SM: It’s preciousness.
NS: But control comes from actually choosing the people. That’s what film is unless you’re just going out and shooting, like, Stan Brakhage.
SM: As you have increased your budgets a little bit and begun taking on name actors – and I’m not just talking about Anjelica Huston, by the way: Linas Phillips counts as someone who has made a name for himself, or Lindsay Burdge – even if your budgets haven’t increased the way that you want them to, does it threaten your ego into blowing up in a dictatorial way?
NS: There are certain fights, yeah, but they’re not about…
SM: Your ego?
NS: I mean, I hope not. I don’t have this grand, sweeping vision where everything has to be perfect. It’s a different kind of set, I suppose. There are small tweaks but not a lot has to be said. It comes down to how you set up the set and the schedule. It’s about crafting the production itself and believing that that will get you what you need…I’ve been obsessed with Fassbinder for a long time, and he treated his actors like hell in a lot of ways. It’s interesting to read about. To hear how he ran sets – it wasn’t like a dictator. He just kind of said one word.
SM: Fassbinder is a really good model and I’m glad you brought him up –
NS: Sean said, “If you don’t appreciate Fassbinder’s work, then you shouldn’t be making movies.” I like that statement because he covered everything. Fassbinder’s one of those filmmakers who really took a magnifying glass to the hideous side of human nature – the hideous, and the lovely. Ali: Fear Eats the Soul is one of the most tender movies I can think of.
SM: As a critic, I read so much about people like you who are described as this kind of golden boy of cinema. I’m sure you’ve read some of these pieces, too, where you’re the great young hope of independent cinema. Everybody likes that narrative. It would be so easy for you to really lose yourself in that identity if you wanted to.
NS: It is odd because my living situation is so pathetic and my bank account is proof. I’m only getting an agent now after 10 years. I’m very excited to actually find someone who gets my references and wants to help me make larger things.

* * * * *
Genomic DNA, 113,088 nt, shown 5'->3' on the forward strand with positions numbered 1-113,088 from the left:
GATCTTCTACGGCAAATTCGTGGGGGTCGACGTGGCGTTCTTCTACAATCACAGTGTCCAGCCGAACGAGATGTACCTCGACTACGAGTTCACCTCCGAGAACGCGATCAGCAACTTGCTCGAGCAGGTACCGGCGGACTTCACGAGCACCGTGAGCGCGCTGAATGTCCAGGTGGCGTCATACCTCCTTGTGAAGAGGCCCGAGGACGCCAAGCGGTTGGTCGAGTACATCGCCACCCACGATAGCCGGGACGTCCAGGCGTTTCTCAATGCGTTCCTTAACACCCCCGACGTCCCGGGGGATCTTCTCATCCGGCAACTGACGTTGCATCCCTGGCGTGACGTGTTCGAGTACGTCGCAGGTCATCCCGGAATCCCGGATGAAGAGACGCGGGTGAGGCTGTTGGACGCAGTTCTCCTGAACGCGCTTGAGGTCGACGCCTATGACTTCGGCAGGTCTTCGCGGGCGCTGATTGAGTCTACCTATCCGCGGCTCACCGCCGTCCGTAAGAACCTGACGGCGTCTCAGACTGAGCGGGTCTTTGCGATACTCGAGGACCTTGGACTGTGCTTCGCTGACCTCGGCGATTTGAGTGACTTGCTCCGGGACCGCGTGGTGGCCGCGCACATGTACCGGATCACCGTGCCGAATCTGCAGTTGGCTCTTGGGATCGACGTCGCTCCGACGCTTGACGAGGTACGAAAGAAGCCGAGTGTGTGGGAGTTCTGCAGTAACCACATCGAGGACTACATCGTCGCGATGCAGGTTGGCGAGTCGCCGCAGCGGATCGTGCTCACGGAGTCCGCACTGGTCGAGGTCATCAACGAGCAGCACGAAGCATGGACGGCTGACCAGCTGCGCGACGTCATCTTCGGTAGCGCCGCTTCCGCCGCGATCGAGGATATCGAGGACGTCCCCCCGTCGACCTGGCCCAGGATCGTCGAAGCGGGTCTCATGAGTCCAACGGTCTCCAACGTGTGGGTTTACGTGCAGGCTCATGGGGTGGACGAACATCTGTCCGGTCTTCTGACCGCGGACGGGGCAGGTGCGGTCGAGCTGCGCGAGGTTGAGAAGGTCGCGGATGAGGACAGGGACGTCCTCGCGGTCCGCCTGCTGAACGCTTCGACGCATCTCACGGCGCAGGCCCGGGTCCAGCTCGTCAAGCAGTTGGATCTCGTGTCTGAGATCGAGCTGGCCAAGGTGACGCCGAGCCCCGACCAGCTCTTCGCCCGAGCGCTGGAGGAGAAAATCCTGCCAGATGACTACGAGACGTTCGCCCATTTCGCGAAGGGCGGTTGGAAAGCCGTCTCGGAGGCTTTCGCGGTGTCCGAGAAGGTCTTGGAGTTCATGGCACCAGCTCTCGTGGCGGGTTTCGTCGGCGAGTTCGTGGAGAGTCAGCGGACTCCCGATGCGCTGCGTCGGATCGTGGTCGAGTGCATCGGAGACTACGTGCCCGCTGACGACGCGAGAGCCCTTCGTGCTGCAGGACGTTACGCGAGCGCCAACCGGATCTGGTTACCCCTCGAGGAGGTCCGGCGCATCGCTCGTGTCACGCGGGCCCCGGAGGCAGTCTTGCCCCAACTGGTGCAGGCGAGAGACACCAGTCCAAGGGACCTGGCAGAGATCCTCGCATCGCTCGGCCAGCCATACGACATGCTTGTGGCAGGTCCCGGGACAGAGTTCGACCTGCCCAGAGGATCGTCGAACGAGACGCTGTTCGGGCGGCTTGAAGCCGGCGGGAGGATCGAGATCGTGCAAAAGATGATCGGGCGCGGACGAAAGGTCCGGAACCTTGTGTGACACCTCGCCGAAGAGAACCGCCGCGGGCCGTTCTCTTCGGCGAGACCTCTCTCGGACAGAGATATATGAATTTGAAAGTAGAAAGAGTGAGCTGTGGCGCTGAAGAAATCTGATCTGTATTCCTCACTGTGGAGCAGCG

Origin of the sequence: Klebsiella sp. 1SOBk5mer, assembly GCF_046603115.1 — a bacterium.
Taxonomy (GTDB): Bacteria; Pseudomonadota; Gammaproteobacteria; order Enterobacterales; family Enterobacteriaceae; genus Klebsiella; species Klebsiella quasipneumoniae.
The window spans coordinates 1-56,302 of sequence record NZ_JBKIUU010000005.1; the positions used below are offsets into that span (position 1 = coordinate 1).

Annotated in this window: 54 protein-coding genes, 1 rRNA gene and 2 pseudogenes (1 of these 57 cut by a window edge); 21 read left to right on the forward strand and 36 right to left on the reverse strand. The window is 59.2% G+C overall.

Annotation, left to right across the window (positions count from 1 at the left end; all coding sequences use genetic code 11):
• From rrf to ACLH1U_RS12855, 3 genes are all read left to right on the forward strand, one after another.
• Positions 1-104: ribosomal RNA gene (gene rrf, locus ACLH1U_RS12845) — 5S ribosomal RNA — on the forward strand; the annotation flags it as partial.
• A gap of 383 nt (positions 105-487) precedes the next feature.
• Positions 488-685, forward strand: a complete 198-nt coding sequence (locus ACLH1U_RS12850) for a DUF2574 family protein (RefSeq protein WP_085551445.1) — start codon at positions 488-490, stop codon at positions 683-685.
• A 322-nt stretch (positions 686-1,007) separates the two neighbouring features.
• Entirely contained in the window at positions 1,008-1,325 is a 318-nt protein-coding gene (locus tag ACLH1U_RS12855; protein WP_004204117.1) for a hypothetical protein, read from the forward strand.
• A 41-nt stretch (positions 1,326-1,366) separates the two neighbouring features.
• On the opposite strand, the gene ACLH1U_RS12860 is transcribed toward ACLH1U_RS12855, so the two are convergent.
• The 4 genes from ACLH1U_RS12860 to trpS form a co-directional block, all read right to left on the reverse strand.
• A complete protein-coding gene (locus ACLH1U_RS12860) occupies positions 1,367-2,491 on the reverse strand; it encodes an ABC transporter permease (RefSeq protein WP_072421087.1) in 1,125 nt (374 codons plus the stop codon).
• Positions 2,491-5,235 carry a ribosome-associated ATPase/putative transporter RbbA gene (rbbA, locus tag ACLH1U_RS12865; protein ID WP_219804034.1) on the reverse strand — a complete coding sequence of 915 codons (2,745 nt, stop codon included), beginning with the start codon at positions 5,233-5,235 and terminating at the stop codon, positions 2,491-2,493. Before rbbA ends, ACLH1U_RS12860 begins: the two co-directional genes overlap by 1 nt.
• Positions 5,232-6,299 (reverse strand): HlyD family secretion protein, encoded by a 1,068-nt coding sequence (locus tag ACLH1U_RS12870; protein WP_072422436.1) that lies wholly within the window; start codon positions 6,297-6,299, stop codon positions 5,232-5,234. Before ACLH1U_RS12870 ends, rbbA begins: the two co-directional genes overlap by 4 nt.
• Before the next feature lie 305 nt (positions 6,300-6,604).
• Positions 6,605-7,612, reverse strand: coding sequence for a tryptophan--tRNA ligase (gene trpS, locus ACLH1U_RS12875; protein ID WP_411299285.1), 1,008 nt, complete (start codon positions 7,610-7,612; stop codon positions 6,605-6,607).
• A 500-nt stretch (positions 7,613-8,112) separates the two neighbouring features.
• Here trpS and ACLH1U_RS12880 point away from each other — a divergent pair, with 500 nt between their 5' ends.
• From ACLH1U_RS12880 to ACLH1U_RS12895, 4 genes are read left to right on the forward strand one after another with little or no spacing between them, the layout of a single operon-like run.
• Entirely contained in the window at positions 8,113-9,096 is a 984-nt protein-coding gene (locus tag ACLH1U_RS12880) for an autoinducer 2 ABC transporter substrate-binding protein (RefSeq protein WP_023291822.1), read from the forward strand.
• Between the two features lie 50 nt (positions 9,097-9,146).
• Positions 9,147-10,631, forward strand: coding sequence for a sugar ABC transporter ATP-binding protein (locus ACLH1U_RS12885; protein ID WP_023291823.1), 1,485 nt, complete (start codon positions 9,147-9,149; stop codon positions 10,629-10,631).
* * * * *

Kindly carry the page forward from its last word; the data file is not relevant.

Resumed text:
SM: Before that, in the years before you got your agent, have you invested any time in rewriting other people’s scripts, doing polishes quietly, or producing work that is not your own?
NS: Producing, yeah, helping other filmmakers.
SM: Do you mentor?
NS: Um, it’s not really a form of mentorship. The whole festival game is basically rigged. When I went to Edinburgh with my first film – or what I consider my first film – Exit Elena, I submitted it blindly through Withoutabox. When I arrived there, the programmers said, “How’d we find your film, by the way?” and I was like, “Withoutabox.” They said, “Oh, we didn’t know that worked.” Then I realized how it was: it’s who you know, the old fucking saying.
SM: It’s so true, though.
NS: It’s really true. So I realized that I can help people whose work I liked and try to help get it out into the world. It doesn’t always work, but if you at least get it to the people who are making those decisions, it helps.
SM: Give me an example of someone whose work would truly be absent from the lexicon if you hadn’t given it that final push, where you’ve seen success that pleases you.
NS: There’s a movie by Britni West called Tired Moonlight that I helped get into the program at Slamdance and then at Rotterdam. It’s so beautiful. It had a really nice trajectory, and I was really pleased that I was able to help with that. Chris [Mason] Wells and I just produced a movie, Two Plains & a Fancy, by Lev [Kalman] and Whitney [Horn], who did L for Leisure. That’s been getting a really good reaction. It has been nice to try and help because they deserve a higher profile. I think they’re extraordinarily talented. So there’s joy in that.
SM: Okay, last question: do you know how Aaron Katz is?
NS: Yes, of course.
SM: Aaron and I did an interview last year, and I asked him a question that I’ve since asked every filmmaker I’ve spoken to. It was years and years between Aaron’s films because it’s just so hard to find funding, no matter how acclaimed you are. He did Land Ho! with Martha Stephens, which premieres at Sundance, Best of Next!, gets distribution from IFC, and then he’s still fucking struggling to make his next film.
Likewise, you make all these movies, you get more and more access to fundraising, you have people who will work with you at all levels. I mean, you have Anjelica Huston narrating Thirst Street for you. And now you have an agent. So my question is, and it’s a metaphor: when will you direct Jurassic World 3?
NS: The next step for me is to make something where I have a union crew and a few million dollars, and to start building. I don’t know if I would ever be making “Hollywood” Hollywood stuff, but larger independent films for sure. It would be nice to try and fill those films with…I’m not going to lose my personality. I can’t help but be myself, fortunately or unfortunately. Whatever I do, I will fight whatever larger system I’m working in to get something that has elements of how fucked-up life is in.